Special purpose acquisition companies aren't new, but they have caught fire as a fundraising tool poised to consume investment opportunities for private equity, venture capital and growth equity managers.
Everyone from athletes Colin Kaepernick and Shaquille O'Neal, former House Speaker Paul Ryan to brand name alternative investment firms including Blackstone Group Inc., Ares Management Corp., KKR & Co. Inc. and Apollo Global Management Inc. have SPACS.
"Obviously, there is a little bit of a SPAC frenzy," said Michael Arougheti, Ares co-founder, CEO and president, said during a Feb. 10 earnings call.
Ares' SPAC, Ares Acquisition Corp., completed its initial public offering Feb. 4, generating gross proceeds of $1 billion. This will be the first of many as Ares executives expect SPACs will be a "new product line" for the firm, Mr. Arougheti said.
"It reminds me a little bit of what we experienced when we launched our BDC (business development company) 15 years ago … when there was a similar frenzy" but then the business matured, Mr. Arougheti said.
"Clearly, the liquidity in the market is driving a lot of issuance, and I think we're going to see dispersion in performance over time," he said.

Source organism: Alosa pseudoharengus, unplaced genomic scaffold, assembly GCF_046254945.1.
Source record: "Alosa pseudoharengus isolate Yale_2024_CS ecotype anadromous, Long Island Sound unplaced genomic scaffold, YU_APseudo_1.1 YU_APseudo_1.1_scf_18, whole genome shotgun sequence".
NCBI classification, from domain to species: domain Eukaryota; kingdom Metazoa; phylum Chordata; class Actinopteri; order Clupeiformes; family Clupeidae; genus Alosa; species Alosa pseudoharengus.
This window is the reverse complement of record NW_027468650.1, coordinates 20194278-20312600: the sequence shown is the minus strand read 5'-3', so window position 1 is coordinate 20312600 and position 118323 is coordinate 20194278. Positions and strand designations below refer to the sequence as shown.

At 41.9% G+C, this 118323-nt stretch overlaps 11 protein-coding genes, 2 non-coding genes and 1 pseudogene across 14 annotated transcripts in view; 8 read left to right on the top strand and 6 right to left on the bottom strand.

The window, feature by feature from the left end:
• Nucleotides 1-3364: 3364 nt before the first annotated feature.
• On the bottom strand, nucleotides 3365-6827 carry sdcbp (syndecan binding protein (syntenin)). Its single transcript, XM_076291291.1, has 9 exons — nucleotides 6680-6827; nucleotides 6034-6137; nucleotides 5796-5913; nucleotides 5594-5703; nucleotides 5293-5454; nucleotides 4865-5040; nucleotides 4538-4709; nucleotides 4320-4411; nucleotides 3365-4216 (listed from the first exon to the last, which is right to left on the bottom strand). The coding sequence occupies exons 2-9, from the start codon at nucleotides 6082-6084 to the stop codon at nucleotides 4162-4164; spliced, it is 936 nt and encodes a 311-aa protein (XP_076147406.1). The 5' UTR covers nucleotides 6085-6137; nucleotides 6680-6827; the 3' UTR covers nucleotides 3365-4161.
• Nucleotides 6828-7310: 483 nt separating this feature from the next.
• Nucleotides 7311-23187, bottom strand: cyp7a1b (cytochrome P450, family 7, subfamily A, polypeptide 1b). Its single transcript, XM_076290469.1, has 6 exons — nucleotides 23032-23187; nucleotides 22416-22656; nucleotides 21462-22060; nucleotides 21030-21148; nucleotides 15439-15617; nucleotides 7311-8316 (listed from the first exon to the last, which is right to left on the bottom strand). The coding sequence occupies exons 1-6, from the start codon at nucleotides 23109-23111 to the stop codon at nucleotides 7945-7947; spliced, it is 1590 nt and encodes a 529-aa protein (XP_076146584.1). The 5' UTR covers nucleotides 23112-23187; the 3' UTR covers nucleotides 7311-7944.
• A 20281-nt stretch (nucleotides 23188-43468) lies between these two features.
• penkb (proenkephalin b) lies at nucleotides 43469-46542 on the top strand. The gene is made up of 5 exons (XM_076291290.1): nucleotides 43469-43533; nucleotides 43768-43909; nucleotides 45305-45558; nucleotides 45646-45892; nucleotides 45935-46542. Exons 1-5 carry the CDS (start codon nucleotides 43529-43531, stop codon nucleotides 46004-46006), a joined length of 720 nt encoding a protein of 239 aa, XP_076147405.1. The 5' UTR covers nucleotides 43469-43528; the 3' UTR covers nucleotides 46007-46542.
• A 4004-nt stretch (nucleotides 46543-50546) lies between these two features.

What's more, with fewer public companies than private companies, retail investors had been "crowded out" and have an appetite for companies they didn't have access to before, Mr. Arougheti said.
But while he said SPACs would add to Ares' business, they "will chip away a little bit at the aggregate market opportunity for PE (private equity) when you just look at the amount of capital searching for transactions and candidly, it will also chip away a little bit on the venture side and the growth equity side as well," he said. "But I think plenty of opportunity is out there, and we're just going to have to see how it all plays out."